On Thursday, President Donald Trump announced he was taking the United States out of the international agreement on combating climate change. Globally, the average temperature has risen by 1.7 degrees Fahrenheit since the 1880s. Last year was the third consecutive year to break global temperature records, and nine of the 10 warmest years on record have occurred since 2000. “In order to fulfill my solemn duty to protect America and its citizens, the United States will withdraw from the Paris Climate Accord,” Trump said during his announcement in the White House Rose Garden. He added that his administration might re-enter the agreement later or negotiate an “entirely new transaction with terms that are fair to the United States, its businesses, its workers, its people, its taxpayers.”
Trump continued, “So we’re getting out.”
The new negotiations, he said, would be toward a deal that’s “fair” to the United States.
Two years ago, 21 children and teenagers sued the federal government, alleging that it had violated their constitutional rights to life, liberty and property by taking actions that cause climate change and increase its dangers. The young people, including Albuquerque-born Aji Piper, want the government to align carbon emissions reductions with what scientists say is necessary to avoid catastrophic and irreversible warming. “Going to rallies is great, speaking up is great,” said 16-year old Piper of climate activism. “But we need to get our government in on this.”
The youth say that by not cutting greenhouse gas emissions, the government has failed to protect essential public trust resources like land, air and water for future generations. The suit is led by Our Children’s Trust, an Oregon-based nonprofit, which tried to stop intervention by the fossil fuel industry in the case.
The U.S. Senate is working its way through President Donald Trump’s nominees for key positions. Republicans have generally been supportive of Trump’s nominees, with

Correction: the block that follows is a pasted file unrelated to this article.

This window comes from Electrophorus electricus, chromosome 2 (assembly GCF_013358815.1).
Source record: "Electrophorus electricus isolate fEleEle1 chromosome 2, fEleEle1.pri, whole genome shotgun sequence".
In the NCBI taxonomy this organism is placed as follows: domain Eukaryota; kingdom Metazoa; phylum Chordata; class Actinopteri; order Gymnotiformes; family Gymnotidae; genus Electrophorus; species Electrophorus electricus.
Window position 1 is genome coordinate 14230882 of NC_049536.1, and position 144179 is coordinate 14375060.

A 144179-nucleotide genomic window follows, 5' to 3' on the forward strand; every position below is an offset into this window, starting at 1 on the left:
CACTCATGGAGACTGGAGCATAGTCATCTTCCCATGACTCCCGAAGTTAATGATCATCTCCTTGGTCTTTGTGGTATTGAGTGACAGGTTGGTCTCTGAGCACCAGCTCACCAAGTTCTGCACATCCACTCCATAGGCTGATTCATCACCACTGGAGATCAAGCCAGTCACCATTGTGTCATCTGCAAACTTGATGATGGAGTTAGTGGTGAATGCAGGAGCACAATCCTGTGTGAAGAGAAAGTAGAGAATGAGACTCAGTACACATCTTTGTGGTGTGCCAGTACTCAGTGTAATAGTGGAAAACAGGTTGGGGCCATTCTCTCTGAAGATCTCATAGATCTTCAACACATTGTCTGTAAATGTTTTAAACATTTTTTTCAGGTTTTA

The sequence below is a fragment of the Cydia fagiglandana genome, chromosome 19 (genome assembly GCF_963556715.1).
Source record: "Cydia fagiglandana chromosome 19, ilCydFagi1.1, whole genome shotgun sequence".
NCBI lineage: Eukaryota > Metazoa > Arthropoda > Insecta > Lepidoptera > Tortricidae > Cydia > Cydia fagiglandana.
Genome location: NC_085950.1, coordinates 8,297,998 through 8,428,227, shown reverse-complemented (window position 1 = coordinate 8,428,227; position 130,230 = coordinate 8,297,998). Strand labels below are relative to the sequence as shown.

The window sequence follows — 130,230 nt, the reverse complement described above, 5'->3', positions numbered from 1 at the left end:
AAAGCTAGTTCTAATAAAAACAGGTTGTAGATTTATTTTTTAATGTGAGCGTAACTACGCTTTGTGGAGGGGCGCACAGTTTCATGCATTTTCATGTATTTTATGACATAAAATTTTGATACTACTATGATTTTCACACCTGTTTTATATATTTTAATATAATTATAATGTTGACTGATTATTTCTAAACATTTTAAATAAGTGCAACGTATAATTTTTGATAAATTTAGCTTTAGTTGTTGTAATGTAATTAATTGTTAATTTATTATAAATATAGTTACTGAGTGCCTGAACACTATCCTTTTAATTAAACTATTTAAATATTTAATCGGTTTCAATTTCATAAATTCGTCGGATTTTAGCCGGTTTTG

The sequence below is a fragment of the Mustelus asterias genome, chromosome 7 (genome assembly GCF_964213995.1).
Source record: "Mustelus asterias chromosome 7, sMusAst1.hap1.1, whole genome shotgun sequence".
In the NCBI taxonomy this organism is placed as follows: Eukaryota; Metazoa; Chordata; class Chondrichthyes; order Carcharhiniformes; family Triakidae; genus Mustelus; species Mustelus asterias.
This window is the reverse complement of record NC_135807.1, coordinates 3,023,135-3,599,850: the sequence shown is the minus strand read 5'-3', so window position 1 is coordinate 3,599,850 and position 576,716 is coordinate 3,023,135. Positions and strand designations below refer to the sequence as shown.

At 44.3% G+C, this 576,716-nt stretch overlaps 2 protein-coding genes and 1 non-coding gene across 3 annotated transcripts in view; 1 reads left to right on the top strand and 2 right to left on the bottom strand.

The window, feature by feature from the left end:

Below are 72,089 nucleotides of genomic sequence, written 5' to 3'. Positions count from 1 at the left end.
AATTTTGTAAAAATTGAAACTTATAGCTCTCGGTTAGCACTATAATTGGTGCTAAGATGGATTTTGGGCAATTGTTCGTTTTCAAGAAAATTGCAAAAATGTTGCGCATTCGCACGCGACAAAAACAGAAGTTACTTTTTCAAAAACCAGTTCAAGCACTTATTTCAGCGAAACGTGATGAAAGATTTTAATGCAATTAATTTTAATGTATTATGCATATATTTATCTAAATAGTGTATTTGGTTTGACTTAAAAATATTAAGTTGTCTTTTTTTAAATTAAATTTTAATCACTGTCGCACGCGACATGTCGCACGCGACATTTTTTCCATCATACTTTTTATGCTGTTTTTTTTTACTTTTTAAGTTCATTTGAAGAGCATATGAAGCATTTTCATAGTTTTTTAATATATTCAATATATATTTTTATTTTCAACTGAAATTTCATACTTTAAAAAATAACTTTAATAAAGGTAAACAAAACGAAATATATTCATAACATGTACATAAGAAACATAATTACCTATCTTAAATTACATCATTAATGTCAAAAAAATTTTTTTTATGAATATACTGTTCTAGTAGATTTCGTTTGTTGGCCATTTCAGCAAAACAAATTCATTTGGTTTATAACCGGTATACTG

a few exceptions. Democrats have largely picked their battles over nominations, allowing some to sail through, while delaying others. NM Political Report will continue to track the floor votes by Senators Tom Udall and Martin Heinrich on each of the nominees. When either of the Senators said before a vote, either in a statement or in a news story, that they would support or oppose a nominee, NM Political Report will indicate that.
In Congress on Wednesday, Sen. Tom Udall questioned Rex Tillerson, President-elect Donald Trump’s pick for U.S. Secretary of State. Tillerson just resigned from his position as CEO of ExxonMobil. Udall questioned Tillerson about his position on climate change, asking: “While you were CEO of Exxon, the company website stated, ‘The risk of climate change is clear and the risk warrants action. Increasing carbon emissions in the atmosphere are having a warming effect. There is broad scientific and policy consensus that action must be taken to further quantify and assess the risks.’
Each announcement by President-elect Donald Trump’s transition team about his picks for cabinet positions flares public interest. Whether it’s ExxonMobil CEO Rex Tillerson to lead the State Department or former Texas Governor Rick Perry as secretary of the U.S. Department of Energy, the appointments provide insight into what the businessman’s presidency might mean for America and the rest of the world. Those appointments will have significant impacts here in New Mexico, which has 23 sovereign Native American tribes, millions of acres of federal lands and an abundance of natural resources like oil, gas, coal, copper and uranium. Not only that, but in the past five years, the state’s environmental regulations and agencies—which might have been able to hold the line against some of the incoming president’s policies—have been weakened during the administration of Gov. Susana Martinez. When it comes to issues like science and environmental regulations, high-level staff picks have long-term impacts on everything from pollution trends and energy policy to the rate at which the Earth’s atmosphere is warming.